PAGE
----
Economic Interaction and the Rise of Socio-Political Complexity in the Maya Lowlands: The Case from the Mirador Basin
Investigations in 51 ancient cities of varying sizes in the Mirador Basin of northern Guatemala have revealed a variety of data relevant to the economic catalysts that were involved in the rise of social, political, and economic sophistication among the Preclassic Maya. The real "business" of the early Maya dealt with agricultural productivity and a powerful distribution mechanism to distribute and facilitate unification among a web of sites in the Mirador Basin. However, a variety of other economic indicators such as the importation of exotic shells, domestic fauna, obsidian, jade, basalt, granite, coral, ceramics, and other lithic tools demonstrate the varying degrees of social and economic power that provided the foundations of rank, status, and functional requirements during the rise of Maya civilization. While religious, political, and social ideology provided the foundations for a homogeneous society throughout the Maya Lowlands by the Middle and Late Preclassic periods, the economic manifestations of this ideology are well represented in the archaeological record, and provide additional understanding of the role of economic interactions in the rise of cultural complexity in the Maya Lowlands.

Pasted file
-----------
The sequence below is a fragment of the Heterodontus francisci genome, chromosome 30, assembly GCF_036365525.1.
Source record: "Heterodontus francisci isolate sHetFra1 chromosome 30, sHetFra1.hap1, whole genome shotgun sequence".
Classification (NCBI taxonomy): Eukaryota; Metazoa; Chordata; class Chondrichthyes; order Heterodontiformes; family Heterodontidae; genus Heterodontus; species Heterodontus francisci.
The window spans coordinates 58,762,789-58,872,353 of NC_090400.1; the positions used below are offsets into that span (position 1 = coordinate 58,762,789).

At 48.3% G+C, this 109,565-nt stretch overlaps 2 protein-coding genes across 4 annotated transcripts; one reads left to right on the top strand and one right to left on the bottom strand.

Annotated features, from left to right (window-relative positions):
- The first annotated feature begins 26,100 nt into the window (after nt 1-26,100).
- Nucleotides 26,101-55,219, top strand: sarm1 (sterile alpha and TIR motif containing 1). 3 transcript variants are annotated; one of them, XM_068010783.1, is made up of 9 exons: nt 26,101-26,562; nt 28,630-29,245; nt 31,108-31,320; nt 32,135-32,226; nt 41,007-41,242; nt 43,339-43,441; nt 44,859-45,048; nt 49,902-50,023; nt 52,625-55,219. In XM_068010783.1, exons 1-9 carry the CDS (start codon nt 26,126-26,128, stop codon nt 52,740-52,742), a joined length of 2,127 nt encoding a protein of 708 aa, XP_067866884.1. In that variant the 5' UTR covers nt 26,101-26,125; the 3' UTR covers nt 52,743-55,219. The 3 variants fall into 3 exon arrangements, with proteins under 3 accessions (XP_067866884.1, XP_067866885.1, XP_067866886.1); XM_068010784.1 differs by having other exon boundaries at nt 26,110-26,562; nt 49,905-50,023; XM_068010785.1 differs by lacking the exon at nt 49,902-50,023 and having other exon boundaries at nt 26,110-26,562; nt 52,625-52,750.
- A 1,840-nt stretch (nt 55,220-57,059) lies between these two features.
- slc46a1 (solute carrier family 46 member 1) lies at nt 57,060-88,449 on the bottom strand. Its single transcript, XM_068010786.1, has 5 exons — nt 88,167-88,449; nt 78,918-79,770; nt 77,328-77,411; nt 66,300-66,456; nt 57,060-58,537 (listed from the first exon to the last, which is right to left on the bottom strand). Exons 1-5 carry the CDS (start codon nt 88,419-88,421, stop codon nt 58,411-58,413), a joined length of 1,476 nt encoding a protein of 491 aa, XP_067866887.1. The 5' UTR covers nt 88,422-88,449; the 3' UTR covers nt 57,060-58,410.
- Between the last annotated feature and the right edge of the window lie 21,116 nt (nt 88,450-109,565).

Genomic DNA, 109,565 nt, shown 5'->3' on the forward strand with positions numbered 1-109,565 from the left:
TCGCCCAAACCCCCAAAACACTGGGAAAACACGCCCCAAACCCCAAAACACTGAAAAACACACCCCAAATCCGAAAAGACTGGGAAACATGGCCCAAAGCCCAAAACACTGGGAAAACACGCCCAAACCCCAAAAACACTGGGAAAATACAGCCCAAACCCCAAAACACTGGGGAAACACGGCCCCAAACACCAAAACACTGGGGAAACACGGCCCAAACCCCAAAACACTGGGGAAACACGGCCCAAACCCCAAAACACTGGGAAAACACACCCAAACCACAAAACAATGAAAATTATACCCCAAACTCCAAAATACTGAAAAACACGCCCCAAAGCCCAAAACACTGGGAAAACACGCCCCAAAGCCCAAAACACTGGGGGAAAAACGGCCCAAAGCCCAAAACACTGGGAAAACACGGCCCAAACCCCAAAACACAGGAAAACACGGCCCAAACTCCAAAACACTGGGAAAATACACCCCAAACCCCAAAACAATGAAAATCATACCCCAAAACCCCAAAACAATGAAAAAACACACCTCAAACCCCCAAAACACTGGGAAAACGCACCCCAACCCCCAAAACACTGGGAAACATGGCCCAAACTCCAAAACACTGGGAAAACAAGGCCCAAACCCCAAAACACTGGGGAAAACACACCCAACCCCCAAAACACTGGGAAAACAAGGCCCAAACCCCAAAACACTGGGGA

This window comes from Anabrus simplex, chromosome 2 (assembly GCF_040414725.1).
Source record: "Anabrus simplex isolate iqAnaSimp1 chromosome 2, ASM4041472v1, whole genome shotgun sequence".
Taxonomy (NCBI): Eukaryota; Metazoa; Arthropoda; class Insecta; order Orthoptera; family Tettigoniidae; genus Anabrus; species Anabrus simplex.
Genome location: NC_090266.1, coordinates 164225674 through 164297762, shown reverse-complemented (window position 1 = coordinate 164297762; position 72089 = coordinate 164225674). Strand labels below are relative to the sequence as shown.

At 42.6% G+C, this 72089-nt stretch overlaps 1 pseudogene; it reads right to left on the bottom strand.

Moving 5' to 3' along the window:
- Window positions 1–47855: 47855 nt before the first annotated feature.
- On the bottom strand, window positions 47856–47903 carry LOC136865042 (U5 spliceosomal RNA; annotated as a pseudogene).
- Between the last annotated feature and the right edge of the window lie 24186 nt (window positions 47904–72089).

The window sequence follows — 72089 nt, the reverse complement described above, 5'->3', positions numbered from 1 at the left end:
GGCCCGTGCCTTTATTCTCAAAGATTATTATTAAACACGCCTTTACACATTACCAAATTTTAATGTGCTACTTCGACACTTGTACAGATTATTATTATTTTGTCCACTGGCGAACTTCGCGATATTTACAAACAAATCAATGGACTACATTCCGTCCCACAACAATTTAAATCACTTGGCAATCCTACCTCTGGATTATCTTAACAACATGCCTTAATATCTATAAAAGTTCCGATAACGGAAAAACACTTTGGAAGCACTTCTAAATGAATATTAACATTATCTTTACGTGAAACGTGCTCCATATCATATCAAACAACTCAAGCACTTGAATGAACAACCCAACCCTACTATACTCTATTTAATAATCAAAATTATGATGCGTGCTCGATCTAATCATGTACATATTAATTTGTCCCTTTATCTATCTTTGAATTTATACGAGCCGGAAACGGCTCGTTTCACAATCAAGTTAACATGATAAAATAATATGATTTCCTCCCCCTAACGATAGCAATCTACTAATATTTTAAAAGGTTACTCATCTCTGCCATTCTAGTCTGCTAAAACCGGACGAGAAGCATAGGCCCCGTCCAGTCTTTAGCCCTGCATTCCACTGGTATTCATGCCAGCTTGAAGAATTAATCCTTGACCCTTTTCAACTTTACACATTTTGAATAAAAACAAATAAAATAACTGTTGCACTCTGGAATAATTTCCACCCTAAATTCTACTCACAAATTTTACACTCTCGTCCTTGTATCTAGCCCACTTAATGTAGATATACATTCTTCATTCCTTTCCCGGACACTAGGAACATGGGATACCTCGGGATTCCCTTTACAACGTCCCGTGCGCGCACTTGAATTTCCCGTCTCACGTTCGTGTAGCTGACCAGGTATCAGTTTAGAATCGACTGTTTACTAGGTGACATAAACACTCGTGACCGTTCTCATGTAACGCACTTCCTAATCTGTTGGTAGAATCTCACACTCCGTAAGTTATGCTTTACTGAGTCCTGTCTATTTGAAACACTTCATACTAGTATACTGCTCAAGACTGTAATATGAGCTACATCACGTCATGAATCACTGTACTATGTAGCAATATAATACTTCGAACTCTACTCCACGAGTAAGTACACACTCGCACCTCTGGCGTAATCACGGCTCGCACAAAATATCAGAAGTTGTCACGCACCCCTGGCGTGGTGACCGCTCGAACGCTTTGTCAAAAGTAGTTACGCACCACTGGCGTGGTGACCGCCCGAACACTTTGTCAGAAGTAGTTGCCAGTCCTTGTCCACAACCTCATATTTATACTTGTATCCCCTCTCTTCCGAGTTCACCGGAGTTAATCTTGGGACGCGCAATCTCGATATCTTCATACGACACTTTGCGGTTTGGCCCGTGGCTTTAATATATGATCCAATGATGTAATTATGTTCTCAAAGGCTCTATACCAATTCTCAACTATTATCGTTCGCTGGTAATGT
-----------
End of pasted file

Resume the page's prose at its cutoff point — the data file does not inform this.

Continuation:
This Resource is Part of the Following Collections
- Society for American Archaeology 81st Annual Meeting, Orlando, FL (2016) •
- Nuts and Bolts of the Real "Business" of Ancient Maya Exchange (Part 2)
Cite this Record
Economic Interaction and the Rise of Socio-Political Complexity in the Maya Lowlands: The Case from the Mirador Basin. Richard Hansen, Edgar Suyuc, Stanley Guenter, Beatriz Balcarcel, Carlos Morales. Presented at The 81st Annual Meeting of the Society for American Archaeology, Orlando, Florida. 2016 ( tDAR id: 403018)
min long: -94.702; min lat: 6.665 ; max long: -76.685; max lat: 18.813 ;